Do great books by their very nature come with great first lines? Or do we only memorialize the opening sentence of a novel in retrospect, after the impact and notoriety of the book as a whole has prompted us to remark upon the opening line—or even take the time to reread it.
The opening words of The Magus by John Fowles have always struck me as an outstanding first sentence: "I was born in 1927, the only child of middle-class parents, both English, and themselves born in the grotesquely elongated shadow, which they never rose sufficiently above history to leave, of that monstrous dwarf Queen Victoria."
Whereas the first words of Michael Ondaatje's In the Skin of a Lion seem palid and unrepresentative of the depth and beauty of the work as a whole: "If he is awake early enough the boy sees the men walk down First Lake Road. Then he stands at the bedroom window and watches: he can see two or three lanterns between the soft maple and the walnut tree."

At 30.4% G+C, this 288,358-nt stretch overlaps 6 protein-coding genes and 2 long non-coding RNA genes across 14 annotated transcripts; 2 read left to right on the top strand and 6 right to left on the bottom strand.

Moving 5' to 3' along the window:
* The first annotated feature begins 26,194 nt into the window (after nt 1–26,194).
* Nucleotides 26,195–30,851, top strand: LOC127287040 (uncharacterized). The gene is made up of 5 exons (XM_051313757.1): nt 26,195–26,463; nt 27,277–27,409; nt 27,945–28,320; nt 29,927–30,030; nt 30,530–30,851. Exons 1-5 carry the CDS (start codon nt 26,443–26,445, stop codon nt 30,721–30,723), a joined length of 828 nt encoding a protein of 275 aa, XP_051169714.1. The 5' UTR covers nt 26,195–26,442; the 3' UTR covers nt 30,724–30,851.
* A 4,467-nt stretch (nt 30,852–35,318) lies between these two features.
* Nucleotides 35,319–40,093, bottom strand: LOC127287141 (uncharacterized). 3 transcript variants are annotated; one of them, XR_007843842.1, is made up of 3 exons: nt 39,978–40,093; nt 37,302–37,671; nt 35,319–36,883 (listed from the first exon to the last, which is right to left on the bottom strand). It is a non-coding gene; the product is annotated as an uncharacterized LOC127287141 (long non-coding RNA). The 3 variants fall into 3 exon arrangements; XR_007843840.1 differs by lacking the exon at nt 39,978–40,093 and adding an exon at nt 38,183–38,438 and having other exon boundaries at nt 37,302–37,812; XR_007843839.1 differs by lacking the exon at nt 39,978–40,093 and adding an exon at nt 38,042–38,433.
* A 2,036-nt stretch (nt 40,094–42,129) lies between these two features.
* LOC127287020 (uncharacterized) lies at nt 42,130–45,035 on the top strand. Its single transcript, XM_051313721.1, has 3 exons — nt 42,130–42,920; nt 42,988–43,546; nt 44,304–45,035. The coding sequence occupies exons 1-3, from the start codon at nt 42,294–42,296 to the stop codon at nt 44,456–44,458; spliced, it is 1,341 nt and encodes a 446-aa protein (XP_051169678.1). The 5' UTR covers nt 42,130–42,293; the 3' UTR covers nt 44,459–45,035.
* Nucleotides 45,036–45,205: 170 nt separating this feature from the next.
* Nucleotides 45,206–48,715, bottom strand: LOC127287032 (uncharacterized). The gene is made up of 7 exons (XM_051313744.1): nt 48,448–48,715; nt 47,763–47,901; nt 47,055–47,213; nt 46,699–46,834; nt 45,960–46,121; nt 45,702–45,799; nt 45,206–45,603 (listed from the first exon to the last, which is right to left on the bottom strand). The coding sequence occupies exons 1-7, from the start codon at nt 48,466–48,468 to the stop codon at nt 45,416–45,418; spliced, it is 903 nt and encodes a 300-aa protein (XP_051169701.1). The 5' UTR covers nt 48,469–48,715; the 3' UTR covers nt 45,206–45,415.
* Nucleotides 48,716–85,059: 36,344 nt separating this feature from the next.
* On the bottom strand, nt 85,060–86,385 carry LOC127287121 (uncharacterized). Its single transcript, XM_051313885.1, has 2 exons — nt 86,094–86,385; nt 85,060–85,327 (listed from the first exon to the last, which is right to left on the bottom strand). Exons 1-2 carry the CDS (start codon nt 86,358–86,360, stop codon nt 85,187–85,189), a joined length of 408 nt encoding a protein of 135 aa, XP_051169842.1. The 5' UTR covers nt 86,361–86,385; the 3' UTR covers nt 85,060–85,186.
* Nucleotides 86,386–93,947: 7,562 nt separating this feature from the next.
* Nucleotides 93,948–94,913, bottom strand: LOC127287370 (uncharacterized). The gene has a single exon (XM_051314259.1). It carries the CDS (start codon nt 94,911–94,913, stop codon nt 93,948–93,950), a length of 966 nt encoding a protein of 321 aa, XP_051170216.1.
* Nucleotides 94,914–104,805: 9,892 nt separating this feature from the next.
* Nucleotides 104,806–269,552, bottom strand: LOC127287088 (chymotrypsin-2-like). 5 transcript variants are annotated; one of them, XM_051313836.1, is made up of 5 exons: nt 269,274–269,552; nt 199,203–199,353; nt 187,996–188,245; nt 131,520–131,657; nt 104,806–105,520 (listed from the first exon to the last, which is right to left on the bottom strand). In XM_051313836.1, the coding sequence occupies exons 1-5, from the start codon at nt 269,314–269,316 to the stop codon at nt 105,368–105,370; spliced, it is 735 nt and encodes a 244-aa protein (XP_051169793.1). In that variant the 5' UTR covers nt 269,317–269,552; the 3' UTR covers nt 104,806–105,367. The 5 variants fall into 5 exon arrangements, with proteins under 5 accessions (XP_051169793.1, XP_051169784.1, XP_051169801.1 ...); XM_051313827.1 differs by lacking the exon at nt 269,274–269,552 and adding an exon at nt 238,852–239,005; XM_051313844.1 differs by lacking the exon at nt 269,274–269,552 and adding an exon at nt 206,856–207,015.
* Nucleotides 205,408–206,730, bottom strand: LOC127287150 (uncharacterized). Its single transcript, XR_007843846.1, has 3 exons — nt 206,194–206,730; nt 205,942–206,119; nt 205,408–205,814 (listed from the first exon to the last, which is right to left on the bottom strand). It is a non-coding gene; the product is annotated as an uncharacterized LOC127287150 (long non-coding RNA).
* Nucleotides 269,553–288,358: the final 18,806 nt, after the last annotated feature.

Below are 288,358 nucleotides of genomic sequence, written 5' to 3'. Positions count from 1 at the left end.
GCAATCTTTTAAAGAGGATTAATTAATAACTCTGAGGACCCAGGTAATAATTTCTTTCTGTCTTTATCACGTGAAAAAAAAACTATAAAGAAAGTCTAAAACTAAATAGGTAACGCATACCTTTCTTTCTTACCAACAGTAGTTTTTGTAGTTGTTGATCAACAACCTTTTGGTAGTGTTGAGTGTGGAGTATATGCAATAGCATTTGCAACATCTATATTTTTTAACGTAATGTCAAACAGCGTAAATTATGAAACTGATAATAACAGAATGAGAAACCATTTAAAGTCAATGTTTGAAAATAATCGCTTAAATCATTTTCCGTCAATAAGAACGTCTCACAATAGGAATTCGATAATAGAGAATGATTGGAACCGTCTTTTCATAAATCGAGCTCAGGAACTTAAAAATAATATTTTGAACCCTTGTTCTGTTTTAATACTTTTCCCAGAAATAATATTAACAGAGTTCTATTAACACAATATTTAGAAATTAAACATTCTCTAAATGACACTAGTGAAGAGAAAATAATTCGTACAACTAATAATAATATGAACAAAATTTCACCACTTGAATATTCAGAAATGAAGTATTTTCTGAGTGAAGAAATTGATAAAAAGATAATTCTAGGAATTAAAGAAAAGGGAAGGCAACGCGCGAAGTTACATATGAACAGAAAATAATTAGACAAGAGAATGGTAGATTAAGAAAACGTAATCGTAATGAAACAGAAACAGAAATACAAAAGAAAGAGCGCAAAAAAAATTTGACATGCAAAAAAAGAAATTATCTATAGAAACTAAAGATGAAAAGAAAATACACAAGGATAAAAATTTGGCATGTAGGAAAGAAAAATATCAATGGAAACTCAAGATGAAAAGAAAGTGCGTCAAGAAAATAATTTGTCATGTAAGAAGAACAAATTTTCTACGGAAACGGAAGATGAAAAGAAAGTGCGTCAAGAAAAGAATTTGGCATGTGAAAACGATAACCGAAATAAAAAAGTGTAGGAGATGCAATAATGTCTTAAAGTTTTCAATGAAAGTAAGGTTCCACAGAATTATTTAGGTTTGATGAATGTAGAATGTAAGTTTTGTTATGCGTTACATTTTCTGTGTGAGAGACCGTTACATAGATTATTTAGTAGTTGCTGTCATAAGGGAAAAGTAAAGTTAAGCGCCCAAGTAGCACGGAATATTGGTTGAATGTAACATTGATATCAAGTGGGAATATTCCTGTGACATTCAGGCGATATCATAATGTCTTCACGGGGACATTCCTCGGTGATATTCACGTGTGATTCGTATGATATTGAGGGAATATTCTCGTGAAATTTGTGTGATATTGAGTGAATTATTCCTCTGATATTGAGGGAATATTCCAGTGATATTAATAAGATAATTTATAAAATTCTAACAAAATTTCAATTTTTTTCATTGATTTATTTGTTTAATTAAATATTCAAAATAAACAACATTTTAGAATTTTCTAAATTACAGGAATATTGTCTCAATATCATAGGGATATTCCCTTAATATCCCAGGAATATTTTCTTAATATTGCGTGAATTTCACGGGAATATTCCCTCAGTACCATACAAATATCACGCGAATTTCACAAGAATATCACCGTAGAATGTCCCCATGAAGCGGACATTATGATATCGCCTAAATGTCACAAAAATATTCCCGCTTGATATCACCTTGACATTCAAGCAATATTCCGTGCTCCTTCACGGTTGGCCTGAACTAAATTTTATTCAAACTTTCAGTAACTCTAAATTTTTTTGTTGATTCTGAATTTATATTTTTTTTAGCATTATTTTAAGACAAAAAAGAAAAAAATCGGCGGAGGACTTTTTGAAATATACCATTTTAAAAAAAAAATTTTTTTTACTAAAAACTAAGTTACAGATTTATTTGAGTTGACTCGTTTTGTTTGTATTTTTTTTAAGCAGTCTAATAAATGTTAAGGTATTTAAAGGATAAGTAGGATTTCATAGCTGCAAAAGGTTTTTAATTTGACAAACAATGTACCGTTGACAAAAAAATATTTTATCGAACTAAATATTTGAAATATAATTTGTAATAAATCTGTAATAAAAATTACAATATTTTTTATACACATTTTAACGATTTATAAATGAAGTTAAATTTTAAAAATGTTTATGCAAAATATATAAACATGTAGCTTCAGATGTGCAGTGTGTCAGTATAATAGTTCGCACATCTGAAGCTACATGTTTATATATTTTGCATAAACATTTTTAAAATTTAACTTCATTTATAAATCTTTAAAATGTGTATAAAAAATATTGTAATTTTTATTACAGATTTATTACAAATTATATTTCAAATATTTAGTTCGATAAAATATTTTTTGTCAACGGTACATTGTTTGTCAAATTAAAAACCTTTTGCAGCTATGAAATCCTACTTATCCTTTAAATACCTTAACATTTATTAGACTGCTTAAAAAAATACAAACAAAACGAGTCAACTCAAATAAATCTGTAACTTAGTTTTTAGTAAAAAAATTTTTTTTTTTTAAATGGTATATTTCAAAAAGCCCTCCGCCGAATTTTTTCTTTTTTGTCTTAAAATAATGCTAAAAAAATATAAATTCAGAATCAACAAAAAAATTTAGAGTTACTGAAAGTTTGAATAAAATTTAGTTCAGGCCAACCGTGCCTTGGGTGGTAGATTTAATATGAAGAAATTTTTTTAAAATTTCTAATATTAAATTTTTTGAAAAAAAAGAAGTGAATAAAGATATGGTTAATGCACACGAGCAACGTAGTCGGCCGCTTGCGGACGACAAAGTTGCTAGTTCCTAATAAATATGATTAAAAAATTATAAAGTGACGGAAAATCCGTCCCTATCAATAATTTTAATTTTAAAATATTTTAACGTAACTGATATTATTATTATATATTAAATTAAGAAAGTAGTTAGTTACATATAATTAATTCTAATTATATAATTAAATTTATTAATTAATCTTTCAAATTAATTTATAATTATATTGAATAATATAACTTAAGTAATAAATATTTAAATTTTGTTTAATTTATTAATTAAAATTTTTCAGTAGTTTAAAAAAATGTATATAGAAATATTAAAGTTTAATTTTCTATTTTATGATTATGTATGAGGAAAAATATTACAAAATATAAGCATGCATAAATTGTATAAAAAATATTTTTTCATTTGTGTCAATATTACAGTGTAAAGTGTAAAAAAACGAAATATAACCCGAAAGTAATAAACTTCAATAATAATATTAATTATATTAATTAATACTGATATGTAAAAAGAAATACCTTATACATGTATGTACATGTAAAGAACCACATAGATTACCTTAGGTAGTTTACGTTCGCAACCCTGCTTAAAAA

It seems to be the rule of thumb these days, even for the gatekeepers of the publishing world (see a related post here...) to judge a book, not by its cover, but by its opening sentence. Novels demand patience; we need to sidle up to longer works, get acclimatized to them.
But text, by its very nature, is linear information and, for better or worse, first impressions do count.
— Michael Hale
Here's a link to an article in The Guardian: "The 10 best first lines in fiction"
Buy books by John Fowles and Michael Ondaatje here...